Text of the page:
B.U.S.S.I.N.: Brutally Unfair Strategy Showcases Ingenuity Nicely

Driver: San Francisco is a brilliant game - that much I'm certain of. Nailing down exactly why it's brilliant is proving to be hard, but not for the usual reasons; there's just too damn many interesting things going on in this game, and I'm not sure what to talk about first! The poor, unfortunate souls who follow me on Twitter have been made to endure my incessant tweets about the game these past couple of days. To be fair, there's a lot to talk about: the writing is clever and genuinely funny, the story is remarkably strange for a mainstream tentpole release in an established franchise and the title song is the best video game theme in years (actually, the whole soundtrack is great). This is a game heavy with smart ideas, but I figure it'd be best to focus on one for now: the shift mechanic.

And showing is always better than telling, right?

For those unfamiliar, the shift mechanic allows you to (through a brilliantly bizarre story contrivance) effectively teleport out of your car and into any other vehicle on the road virtually anytime. It's an exhilarating ability, doubly so when you combine it with Ubisoft Reflections' proprietary game engine that allows you to zoom out far enough to see practically all of San Francisco at once. The consequences of shift are extreme and often amazing. Not a lot of games have the chutzpah to equip the player with a game-breakingly potent superpower right off the bat, and even fewer will pull it off with as much balance and finesse as is seen here.

Just to give you an example of what shift can do for you, here's a video I made earlier today. I'm in the middle of an off-road buggy race, doing poorly, when suddenly I bungle a corner and end up flipping my car onto its side. Suddenly, I'm in fourth place! Out of four drivers! What to do?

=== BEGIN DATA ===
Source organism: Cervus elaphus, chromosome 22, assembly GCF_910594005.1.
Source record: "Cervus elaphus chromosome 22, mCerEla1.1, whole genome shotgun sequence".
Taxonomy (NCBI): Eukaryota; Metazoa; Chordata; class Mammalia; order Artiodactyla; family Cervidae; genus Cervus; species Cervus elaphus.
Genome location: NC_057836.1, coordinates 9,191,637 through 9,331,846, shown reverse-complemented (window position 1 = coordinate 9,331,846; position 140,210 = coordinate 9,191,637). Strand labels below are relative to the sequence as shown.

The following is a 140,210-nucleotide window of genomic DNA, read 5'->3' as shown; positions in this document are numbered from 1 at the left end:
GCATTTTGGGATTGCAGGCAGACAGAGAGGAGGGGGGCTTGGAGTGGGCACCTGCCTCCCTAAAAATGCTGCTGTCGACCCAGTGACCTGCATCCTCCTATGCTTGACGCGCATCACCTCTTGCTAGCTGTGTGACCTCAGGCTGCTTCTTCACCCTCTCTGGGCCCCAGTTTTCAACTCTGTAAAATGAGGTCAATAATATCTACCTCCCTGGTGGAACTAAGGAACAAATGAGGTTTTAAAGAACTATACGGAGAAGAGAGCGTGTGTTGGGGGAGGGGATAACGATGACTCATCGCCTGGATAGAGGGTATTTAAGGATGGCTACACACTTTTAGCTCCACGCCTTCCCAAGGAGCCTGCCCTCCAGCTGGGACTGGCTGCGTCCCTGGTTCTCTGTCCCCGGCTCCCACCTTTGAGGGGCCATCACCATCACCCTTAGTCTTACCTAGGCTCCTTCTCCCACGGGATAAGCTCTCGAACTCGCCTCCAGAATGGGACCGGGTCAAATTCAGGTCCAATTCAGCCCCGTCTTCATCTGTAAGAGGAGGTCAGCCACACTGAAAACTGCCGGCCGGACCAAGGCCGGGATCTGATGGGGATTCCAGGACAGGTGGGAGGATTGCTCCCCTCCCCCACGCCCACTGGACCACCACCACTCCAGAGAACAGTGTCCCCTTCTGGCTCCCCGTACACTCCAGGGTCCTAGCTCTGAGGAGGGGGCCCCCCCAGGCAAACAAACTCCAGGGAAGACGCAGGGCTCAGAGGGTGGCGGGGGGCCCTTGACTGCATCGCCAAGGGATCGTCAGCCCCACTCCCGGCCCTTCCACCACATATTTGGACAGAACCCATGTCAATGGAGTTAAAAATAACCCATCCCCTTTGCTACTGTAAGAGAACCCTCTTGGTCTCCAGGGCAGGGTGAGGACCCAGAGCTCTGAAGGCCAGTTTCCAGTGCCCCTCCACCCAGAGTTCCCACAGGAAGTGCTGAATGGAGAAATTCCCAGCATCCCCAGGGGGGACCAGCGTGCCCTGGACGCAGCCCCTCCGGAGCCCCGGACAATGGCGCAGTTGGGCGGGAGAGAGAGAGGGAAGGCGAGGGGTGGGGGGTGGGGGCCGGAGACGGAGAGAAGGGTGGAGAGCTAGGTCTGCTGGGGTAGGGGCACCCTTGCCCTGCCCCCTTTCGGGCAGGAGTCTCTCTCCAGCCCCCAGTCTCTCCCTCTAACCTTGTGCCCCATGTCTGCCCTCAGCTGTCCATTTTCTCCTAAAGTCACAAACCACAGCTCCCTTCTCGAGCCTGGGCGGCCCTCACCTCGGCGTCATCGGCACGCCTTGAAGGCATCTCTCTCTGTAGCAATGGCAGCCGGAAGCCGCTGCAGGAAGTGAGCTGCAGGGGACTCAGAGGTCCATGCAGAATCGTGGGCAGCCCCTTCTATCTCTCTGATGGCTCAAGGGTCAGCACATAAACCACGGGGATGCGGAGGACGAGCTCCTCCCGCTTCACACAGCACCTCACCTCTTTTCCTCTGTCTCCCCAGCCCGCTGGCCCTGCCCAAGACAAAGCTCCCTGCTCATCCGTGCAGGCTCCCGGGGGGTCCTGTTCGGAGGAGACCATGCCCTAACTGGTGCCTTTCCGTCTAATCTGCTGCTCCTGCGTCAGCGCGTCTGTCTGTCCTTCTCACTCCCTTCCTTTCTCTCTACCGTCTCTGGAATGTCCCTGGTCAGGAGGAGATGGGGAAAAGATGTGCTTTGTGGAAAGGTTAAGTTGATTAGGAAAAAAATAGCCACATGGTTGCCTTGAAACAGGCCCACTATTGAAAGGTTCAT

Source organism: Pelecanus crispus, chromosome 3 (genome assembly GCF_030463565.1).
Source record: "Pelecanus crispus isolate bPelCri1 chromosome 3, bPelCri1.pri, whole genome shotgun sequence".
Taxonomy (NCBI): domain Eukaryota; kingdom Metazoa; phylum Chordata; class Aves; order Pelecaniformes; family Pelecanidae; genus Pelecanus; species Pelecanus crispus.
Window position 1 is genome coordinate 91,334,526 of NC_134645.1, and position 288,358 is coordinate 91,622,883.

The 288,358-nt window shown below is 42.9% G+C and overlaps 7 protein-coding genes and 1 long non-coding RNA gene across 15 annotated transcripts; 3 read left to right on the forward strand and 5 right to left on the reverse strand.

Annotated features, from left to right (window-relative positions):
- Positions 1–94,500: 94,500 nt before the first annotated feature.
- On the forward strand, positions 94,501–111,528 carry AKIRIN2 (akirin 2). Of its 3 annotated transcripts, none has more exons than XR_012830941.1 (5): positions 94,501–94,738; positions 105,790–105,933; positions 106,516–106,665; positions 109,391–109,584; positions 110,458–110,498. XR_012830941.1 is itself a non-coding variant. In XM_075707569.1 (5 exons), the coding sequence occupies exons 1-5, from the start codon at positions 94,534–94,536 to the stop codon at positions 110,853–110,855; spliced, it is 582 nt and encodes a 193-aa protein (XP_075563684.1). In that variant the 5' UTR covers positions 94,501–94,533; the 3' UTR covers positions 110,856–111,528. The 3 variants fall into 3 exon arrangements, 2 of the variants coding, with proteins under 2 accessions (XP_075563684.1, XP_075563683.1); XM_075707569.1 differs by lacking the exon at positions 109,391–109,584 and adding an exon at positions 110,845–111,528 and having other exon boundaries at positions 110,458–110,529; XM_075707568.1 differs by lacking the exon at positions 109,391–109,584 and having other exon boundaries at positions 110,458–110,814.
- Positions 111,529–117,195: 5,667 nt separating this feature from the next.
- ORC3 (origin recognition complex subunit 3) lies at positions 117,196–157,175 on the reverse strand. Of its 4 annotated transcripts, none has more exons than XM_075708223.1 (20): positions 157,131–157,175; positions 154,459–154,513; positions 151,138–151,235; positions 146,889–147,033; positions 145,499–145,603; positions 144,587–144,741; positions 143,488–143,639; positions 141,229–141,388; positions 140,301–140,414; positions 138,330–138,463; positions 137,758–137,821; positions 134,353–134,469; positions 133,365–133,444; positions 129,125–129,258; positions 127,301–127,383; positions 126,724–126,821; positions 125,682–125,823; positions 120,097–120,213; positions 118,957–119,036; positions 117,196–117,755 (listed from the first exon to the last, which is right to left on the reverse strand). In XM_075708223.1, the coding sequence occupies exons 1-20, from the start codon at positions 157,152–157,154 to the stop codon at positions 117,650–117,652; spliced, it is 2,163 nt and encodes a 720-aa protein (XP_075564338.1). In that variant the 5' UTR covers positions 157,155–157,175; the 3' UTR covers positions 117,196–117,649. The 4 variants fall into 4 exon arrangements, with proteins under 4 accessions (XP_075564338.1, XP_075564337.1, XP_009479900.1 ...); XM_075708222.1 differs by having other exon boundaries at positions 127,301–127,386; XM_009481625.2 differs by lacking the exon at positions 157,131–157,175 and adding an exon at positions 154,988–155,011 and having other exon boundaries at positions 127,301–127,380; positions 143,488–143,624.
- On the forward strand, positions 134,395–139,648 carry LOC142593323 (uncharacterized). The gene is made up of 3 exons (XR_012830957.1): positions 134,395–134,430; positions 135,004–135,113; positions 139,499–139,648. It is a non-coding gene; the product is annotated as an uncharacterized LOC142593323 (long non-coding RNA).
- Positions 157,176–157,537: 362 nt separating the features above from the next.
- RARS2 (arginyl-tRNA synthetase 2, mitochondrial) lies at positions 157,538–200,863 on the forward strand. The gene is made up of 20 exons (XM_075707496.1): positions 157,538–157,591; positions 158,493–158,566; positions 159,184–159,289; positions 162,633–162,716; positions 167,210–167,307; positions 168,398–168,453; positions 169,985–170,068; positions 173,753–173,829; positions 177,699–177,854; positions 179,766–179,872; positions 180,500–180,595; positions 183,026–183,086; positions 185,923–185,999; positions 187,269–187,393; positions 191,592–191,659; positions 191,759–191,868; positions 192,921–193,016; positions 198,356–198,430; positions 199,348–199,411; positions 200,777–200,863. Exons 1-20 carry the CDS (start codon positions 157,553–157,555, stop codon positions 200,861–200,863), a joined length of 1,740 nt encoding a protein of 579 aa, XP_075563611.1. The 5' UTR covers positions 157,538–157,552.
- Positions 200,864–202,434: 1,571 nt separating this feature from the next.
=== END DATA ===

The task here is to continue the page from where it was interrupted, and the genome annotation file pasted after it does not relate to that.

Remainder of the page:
In most racing games, I'd have to either restart, or keep racing and pray that the rubber banding was severe enough to give me a fighting chance. In Driver: SF, however, I was able to do this:

Why, yes, I totally did just leave my body, float a quarter mile away, retrieve a goddamn city bus, swerve it onto the dirt course and use it as a makeshift barricade to hold every racer but myself back. How fucking awesome is that?!

The answer you're looking for is "pretty fucking awesome." And for those of you concerned about whether or not this is unfair: I wound up winning the race, but it was a close one. One of the many ingenious things about shift is that once as you leave a victim's body, they resume control of the vehicle - so the bus driver unstuck himself and resumed his route, giving the other racers a chance to catch up with me.

What an apt subtitle this game had!

Tactics like this are never explicitly taught to you by the game - it's simply a beautiful consequence of what happens when developers give you godlike powers and let you roam free. They're what you'd call examples of emergent gameplay(a wiki page Jeff soullessly deleted), and they are one of my favorite things in video games.

Polished, open-world-y games whose possibilities feel endless are, without a doubt, my favorite type of game. That's why Just Cause 2 made me happier than almost any other game last year: you could connect a decapitated statue head to the back of a car with rope and use it as a makeshift flail to take out enemies. I played the original Mercenaries: Playground of Destruction for dozens (maybe hundreds) of hours, and my 12-year-old brother just finished playing through the game for the third time earlier this year. Like, he played it on Xbox 360! How crazy is that?